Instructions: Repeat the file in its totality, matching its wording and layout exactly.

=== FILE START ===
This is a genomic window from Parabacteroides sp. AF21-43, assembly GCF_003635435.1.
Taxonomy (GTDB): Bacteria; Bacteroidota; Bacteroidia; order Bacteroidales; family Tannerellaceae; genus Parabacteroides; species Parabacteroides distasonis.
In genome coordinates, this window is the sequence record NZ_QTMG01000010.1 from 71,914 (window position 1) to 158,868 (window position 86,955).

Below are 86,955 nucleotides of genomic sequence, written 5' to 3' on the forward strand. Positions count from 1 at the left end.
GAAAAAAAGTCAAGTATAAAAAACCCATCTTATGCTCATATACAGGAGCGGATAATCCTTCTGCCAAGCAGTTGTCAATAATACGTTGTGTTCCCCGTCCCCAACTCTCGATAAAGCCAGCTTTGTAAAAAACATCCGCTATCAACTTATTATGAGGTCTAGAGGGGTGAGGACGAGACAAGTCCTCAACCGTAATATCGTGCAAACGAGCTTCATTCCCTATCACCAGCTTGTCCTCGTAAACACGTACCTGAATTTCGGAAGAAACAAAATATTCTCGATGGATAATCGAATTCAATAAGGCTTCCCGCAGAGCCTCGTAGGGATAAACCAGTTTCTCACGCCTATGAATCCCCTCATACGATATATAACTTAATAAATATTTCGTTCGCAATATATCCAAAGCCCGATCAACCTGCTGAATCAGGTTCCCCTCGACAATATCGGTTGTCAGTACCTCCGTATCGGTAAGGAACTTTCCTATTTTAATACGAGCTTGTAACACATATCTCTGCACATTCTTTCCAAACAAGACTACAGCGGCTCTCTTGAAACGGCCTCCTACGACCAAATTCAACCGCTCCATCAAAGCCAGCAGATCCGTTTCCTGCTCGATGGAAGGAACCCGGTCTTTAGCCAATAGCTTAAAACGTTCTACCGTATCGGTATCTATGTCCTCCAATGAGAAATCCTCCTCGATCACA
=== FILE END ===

This is a genomic window from Parabacteroides sp. AF21-43, assembly GCF_003635435.1.
Taxonomy (GTDB): Bacteria; Bacteroidota; Bacteroidia; order Bacteroidales; family Tannerellaceae; genus Parabacteroides; species Parabacteroides distasonis.
In genome coordinates, this window is the sequence record NZ_QTMG01000010.1 from 71,914 (window position 1) to 158,868 (window position 86,955).

Below are 86,955 nucleotides of genomic sequence, written 5' to 3' on the forward strand. Positions count from 1 at the left end.
GAAAAAAAGTCAAGTATAAAAAACCCATCTTATGCTCATATACAGGAGCGGATAATCCTTCTGCCAAGCAGTTGTCAATAATACGTTGTGTTCCCCGTCCCCAACTCTCGATAAAGCCAGCTTTGTAAAAAACATCCGCTATCAACTTATTATGAGGTCTAGAGGGGTGAGGACGAGACAAGTCCTCAACCGTAATATCGTGCAAACGAGCTTCATTCCCTATCACCAGCTTGTCCTCGTAAACACGTACCTGAATTTCGGAAGAAACAAAATATTCTCGATGGATAATCGAATTCAATAAGGCTTCCCGCAGAGCCTCGTAGGGATAAACCAGTTTCTCACGCCTATGAATCCCCTCATACGATATATAACTTAATAAATATTTCGTTCGCAATATATCCAAAGCCCGATCAACCTGCTGAATCAGGTTCCCCTCGACAATATCGGTTGTCAGTACCTCCGTATCGGTAAGGAACTTTCCTATTTTAATACGAGCTTGTAACACATATCTCTGCACATTCTTTCCAAACAAGACTACAGCGGCTCTCTTGAAACGGCCTCCTACGACCAAATTCAACCGCTCCATCAAAGCCAGCAGATCCGTTTCCTGCTCGATGGAAGGAACCCGGTCTTTAGCCAATAGCTTAAAACGTTCTACCGTATCGGTATCTATGTCCTCCAATGAGAAATCCTCCTCGATCACA